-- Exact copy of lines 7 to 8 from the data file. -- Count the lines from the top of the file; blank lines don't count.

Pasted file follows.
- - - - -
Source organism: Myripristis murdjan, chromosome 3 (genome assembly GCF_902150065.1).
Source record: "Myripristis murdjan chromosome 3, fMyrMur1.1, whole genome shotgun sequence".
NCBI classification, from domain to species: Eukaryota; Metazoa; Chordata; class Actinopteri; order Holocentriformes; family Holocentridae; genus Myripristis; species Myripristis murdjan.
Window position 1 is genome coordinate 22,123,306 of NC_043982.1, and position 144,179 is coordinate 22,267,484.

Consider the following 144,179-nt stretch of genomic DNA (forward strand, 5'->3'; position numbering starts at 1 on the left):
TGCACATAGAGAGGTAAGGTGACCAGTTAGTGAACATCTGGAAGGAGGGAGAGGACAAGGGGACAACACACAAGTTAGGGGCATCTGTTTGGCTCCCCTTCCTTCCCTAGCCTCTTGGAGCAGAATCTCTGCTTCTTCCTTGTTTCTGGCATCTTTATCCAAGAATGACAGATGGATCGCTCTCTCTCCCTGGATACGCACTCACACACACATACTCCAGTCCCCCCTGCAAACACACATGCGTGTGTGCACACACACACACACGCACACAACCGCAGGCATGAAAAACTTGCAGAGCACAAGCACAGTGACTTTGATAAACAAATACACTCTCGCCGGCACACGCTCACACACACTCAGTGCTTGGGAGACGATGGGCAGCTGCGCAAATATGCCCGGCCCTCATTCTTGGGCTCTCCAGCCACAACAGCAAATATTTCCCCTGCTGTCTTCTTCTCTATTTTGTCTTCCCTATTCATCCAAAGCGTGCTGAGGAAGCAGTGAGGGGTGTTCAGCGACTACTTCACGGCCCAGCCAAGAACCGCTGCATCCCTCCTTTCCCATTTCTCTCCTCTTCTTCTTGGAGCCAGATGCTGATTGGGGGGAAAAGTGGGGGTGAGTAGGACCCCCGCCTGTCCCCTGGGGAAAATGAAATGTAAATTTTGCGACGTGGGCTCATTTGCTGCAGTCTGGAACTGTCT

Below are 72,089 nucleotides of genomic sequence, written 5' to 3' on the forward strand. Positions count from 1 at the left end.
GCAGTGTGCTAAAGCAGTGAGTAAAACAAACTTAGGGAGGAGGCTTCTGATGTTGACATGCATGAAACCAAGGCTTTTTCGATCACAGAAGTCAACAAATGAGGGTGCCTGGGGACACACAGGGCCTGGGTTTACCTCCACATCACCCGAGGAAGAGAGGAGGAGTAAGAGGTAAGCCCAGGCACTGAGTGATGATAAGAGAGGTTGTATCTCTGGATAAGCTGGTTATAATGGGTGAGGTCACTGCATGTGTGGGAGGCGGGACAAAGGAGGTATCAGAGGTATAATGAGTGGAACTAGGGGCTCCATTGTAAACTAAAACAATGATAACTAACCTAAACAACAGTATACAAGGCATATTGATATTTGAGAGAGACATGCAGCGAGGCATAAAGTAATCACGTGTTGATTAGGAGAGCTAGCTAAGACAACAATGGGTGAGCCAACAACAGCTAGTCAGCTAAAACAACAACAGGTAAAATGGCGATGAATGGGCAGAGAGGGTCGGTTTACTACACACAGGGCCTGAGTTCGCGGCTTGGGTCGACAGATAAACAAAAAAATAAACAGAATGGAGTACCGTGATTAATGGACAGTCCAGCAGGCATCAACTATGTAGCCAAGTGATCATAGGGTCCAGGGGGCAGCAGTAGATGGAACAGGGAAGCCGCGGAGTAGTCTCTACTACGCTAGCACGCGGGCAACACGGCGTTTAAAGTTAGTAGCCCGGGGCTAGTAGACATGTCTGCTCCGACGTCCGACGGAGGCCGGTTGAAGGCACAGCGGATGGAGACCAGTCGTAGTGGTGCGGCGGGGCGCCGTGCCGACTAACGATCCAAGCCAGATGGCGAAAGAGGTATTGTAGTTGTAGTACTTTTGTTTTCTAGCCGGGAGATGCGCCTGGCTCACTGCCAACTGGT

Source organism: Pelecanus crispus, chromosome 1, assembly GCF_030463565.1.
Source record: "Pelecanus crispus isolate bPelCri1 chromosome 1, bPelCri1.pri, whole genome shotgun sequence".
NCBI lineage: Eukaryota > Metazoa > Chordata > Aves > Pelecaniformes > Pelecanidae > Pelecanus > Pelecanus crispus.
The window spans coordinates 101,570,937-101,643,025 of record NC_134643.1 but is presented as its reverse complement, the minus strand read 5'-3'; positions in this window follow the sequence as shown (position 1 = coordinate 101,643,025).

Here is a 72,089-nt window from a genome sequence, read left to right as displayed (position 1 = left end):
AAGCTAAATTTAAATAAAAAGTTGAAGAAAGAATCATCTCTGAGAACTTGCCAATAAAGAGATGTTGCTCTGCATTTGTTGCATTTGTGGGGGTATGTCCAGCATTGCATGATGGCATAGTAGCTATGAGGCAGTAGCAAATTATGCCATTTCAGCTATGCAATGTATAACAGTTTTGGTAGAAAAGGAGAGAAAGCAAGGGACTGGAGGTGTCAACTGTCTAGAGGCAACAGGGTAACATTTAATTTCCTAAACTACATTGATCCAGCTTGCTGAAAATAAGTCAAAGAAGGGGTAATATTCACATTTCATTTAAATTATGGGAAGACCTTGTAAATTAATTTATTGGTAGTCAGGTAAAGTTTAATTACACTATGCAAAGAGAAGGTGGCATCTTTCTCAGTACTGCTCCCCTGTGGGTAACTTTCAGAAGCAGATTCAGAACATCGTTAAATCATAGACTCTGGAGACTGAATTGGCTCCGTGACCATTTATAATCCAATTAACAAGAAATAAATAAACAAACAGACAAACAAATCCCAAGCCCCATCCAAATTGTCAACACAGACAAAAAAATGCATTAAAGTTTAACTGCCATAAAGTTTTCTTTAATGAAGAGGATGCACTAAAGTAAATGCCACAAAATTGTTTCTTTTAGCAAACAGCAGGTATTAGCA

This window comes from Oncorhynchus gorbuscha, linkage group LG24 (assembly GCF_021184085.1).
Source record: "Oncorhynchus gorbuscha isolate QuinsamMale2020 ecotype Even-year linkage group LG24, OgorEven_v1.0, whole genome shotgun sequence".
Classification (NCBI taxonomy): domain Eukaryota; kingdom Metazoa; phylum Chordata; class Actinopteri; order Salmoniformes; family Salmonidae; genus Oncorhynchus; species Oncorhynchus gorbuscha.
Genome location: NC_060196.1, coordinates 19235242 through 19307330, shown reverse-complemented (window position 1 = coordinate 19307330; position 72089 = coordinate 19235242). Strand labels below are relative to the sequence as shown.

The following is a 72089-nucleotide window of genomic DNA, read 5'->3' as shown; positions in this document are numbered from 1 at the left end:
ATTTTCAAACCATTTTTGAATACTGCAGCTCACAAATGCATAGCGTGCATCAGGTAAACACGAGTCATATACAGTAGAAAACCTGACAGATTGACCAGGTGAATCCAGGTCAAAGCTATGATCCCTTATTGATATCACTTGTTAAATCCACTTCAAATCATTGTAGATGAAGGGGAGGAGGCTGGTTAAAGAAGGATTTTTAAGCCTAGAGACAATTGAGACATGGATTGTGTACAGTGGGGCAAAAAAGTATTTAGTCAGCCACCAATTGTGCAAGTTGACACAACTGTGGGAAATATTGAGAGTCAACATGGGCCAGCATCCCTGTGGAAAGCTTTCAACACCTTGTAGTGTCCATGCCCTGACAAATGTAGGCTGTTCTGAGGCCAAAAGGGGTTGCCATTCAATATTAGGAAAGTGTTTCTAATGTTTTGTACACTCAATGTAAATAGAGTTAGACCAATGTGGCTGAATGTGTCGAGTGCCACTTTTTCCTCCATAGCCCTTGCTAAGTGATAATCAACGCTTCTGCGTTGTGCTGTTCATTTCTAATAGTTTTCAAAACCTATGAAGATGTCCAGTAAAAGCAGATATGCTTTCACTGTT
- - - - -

Below are 72,089 nucleotides of genomic sequence, written 5' to 3' on the forward strand. Positions count from 1 at the left end.
GCAGTGTGCTAAAGCAGTGAGTAAAACAAACTTAGGGAGGAGGCTTCTGATGTTGACATGCATGAAACCAAGGCTTTTTCGATCACAGAAGTCAACAAATGAGGGTGCCTGGGGACACACAGGGCCTGGGTTTACCTCCACATCACCCGAGGAAGAGAGGAGGAGTAAGAGGTAAGCCCAGGCACTGAGTGATGATAAGAGAGGTTGTATCTCTGGATAAGCTGGTTATAATGGGTGAGGTCACTGCATGTGTGGGAGGCGGGACAAAGGAGGTATCAGAGGTATAATGAGTGGAACTAGGGGCTCCATTGTAAACTAAAACAATGATAACTAACCTAAACAACAGTATACAAGGCATATTGATATTTGAGAGAGACATGCAGCGAGGCATAAAGTAATCACGTGTTGATTAGGAGAGCTAGCTAAGACAACAATGGGTGAGCCAACAACAGCTAGTCAGCTAAAACAACAACAGGTAAAATGGCGATGAATGGGCAGAGAGGGTCGGTTTACTACACACAGGGCCTGAGTTCGCGGCTTGGGTCGACAGATAAACAAAAAAATAAACAGAATGGAGTACCGTGATTAATGGACAGTCCAGCAGGCATCAACTATGTAGCCAAGTGATCATAGGGTCCAGGGGGCAGCAGTAGATGGAACAGGGAAGCCGCGGAGTAGTCTCTACTACGCTAGCACGCGGGCAACACGGCGTTTAAAGTTAGTAGCCCGGGGCTAGTAGACATGTCTGCTCCGACGTCCGACGGAGGCCGGTTGAAGGCACAGCGGATGGAGACCAGTCGTAGTGGTGCGGCGGGGCGCCGTGCCGACTAACGATCCAAGCCAGATGGCGAAAGAGGTATTGTAGTTGTAGTACTTTTGTTTTCTAGCCGGGAGATGCGCCTGGCTCACTGCCAACTGGT